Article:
There are certain features of Pohela Boishakh that we are all aware of. The cultural songs, the plays, the paintings and the festive atmosphere on that day are things that one just can’t overlook. However, what the Bengali new year also does is set a landmark for businessmen to finish their accounts and start fresh. This process is known as Halkatha, quite an interesting tradition.
The literal meaning of Halkhata is opening a new notebook. On this day, the businessmen all around the country end their fiscal account books and start a new one. Customers come to the store on this day and clear all their due payments. The businessmen greet them with sweets and snacks. The businessmen also clear out their due payments, get over with all the calculations and start with a new accounts book and hope for a better year.
In fact, Choitro, the last month of the previous year, is the month of hectic activities and frantic purchases. Garment traders organise a Choitro sale and sell the garments with heavy discounts, in order to start fresh the following year.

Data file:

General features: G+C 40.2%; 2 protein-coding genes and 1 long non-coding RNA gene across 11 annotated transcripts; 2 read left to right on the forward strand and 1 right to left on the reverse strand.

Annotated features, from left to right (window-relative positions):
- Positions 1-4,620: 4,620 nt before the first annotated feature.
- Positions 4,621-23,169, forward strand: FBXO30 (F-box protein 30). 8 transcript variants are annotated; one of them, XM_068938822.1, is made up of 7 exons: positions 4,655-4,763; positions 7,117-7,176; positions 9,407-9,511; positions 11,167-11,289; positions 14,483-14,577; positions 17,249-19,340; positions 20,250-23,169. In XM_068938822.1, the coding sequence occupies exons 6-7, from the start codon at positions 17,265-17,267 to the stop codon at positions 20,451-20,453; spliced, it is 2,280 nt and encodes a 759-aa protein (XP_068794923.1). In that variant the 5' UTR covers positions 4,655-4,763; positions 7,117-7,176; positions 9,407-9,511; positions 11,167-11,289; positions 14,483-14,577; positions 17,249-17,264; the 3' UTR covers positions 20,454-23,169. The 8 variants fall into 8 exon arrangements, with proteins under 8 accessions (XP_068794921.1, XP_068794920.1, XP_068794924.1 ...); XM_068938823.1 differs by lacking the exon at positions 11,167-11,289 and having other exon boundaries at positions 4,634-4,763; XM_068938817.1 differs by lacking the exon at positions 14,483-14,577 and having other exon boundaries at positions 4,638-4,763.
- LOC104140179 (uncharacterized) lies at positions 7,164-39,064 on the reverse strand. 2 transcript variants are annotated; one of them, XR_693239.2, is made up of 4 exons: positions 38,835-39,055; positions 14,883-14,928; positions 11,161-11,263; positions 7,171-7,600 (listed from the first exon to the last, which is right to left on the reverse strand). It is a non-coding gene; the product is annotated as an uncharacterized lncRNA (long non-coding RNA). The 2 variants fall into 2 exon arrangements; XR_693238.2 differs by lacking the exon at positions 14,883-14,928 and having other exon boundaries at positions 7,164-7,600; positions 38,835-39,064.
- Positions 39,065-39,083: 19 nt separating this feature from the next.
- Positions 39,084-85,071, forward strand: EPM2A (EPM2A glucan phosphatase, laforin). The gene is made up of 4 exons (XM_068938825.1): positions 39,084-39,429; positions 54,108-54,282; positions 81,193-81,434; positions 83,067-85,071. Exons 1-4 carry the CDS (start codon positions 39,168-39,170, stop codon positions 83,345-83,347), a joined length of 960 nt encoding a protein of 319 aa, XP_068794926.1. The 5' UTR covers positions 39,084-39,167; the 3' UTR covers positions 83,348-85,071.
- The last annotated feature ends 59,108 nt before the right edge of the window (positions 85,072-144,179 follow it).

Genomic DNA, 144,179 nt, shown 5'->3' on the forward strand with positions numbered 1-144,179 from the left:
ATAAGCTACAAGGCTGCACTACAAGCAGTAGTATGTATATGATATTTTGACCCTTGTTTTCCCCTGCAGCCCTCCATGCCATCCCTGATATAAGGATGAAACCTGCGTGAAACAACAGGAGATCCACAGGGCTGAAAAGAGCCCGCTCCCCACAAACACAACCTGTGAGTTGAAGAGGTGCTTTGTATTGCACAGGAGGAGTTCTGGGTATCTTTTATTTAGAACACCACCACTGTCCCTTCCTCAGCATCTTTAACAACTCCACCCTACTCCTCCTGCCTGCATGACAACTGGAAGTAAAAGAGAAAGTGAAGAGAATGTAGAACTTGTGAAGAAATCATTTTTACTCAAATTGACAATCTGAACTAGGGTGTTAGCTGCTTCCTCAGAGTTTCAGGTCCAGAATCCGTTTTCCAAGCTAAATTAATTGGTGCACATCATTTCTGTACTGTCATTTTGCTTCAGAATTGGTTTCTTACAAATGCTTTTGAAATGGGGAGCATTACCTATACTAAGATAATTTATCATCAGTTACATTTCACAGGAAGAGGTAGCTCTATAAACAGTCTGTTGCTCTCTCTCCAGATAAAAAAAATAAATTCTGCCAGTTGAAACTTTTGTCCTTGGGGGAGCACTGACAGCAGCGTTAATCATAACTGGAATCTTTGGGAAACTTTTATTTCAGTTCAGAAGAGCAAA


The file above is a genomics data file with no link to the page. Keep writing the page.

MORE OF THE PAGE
In India the day is considered auspicious and new businesses and new ventures are started. The Mahurat is performed, marking the beginning of new ventures. Pohela Boishakh is the beginning of all business activities in Bengal. The Bengali Hindu traders purchase new accounting book. The accounting in the halkhata begins only after offering puja. Mantras are chanted and Hindu “swastika” are drawn on the accounting book by the priests. Long queues of devotees are seen in front of the Kalighat temple from late night. Devotees offer puja to receive the blessings of the almighty.
It’s quite amazing to see both sides of Bengal maintaining similar traditions, characterised in their own religious ways, one of the few things that state that culture will always remain in the souls.